Brenda Murphy writes short fiction and novels. She loves tattoos and sideshows and yes, those are her monkeys.  When she is not loitering at her local tea shop and writing, she wrangles two kids, one dog, and an unrepentant parrot.  She reviews books, blogs about life as a writer with ADHD and publishes photographs on her blog Writing While Distracted. You can find her on Facebook by clicking here. Join my email group at

Books available at


NineStar Press

Knotted Legacy

Both Ends of the Whip


Sum of the Whole 

Dominique and Other Stories 

How to Get Off the Crazy Train

This is my first post in about four weeks. I’m glad to be back. The title of this post reflects how my life has been; I won’t bother with the details, but let’s say, two writers on deadline, twins, aging parents with health issues, work, travel, a cracked tooth, and root canal, collided in one spectacular episode of crazy train in our house. Sometimes I refer to it as being in the blender. Both are phrases to describe that awful can’t catch up, always behind, I really should be doing (fill in the blank with whatever you feel most guilty about not doing) feeling.

I know everyone struggles when life goes sideways, but for those of us with ADHD, the collapse of routine adds another layer of stress that we have to work hard to bounce back from. If your kids/partner/ other family members are also non-neurotypical the loss of routine becomes a tsunami of overwhelm. 

How do you get off the crazy train? For me, it means letting go of things that can be allowed go of without causing too much trauma. For me, one of the first things that goes are blog posts. And the social engagements that do not feed me and cause extra stress. After that, making fancy dinners, which means I raid my freezer for our home cooked stockpile of meals I make over the summer, knowing it will get crazy at some point in the fall. This week is the start of NaNoWriMo, and I’m doing it again this year. If you notice on my list of things I let go, working on my current novel was not one of them. And that is because, for me, writing grounds me, even if I  can only squeeze in thirty minutes of work, doing just that little bit keeps me in the game.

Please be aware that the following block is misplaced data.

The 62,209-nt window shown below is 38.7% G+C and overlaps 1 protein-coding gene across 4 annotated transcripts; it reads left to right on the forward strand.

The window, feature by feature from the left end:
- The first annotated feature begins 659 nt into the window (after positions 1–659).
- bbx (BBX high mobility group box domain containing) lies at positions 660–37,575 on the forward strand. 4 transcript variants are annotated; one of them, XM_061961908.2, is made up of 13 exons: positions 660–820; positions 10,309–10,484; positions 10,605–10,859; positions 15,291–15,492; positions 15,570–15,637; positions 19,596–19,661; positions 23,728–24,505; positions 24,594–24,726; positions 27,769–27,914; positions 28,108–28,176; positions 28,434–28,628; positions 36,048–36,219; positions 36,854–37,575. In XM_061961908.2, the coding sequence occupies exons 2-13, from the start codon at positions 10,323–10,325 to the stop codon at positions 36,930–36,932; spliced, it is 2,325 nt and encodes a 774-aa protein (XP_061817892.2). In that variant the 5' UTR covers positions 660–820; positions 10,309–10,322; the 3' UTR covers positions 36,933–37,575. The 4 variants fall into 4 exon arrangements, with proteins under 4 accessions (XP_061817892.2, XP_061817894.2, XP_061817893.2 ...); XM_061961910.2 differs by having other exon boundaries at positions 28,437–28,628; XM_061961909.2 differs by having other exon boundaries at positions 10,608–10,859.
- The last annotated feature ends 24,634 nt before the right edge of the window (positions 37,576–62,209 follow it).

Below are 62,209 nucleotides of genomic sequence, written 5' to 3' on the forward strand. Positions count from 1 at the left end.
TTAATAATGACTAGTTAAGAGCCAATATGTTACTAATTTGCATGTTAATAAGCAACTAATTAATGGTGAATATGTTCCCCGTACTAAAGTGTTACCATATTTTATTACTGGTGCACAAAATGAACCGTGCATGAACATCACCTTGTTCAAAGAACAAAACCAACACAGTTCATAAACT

Here are my steps for getting off the crazy train. Your mileage may vary, but here is a list to get you started.

  1. The extra thing: Blogging or anything else you can lay aside and pick back up when life settles down. No, this does not mean skipping your exercise plans.
  2. Say no to social engagements that do not feed you. You don’t need to give a reason, just say no. Really.
  3. Eat good food. Drink water. As tempting as it may be to say eff it and eat everything and drink a bunch of wine, just don’t.
  4. Breathe. Take a ten-minute walk out side, make it fifteen if you can. Walk, without your phone, the world can rotate without you being plugged in for ten minutes. Walk, breathe, and remember that it’s okay to take some time for your self.
  5. Make some art, or cook, bake, or do that one thing that always grounds you.

This is my list. I hope that you will come up with your own list for the next time the crazy train rolls into your life.


Brenda Murphy writes short fiction and novels. She loves tattoos and sideshows and yes, those are her monkeys.  When she is not loitering at her local tea shop and writing, she wrangles two kids, one dog, and an unrepentant parrot.  She reviews books, blogs about life as a writer with ADHD and publishes photographs on her blog Writing While Distracted. You can find her on Facebook by clicking here. Website:

Books available at


NineStar Press

Knotted Legacy

Both Ends of the Whip


Sum of the Whole 

Dominique and Other Stories




Courage and Radical Self-care

I’ve written before about how overwhelm can derail the best of plans. This past year I had a collection of short stories published (you can get them here) and I  signed a contract for a novel in January. In addition to writing I also teach cooking classes, work as a consultant, volunteer at my kids school once a week, work a day job, write this blog and another one, and I have kids and a partner, pets, etc.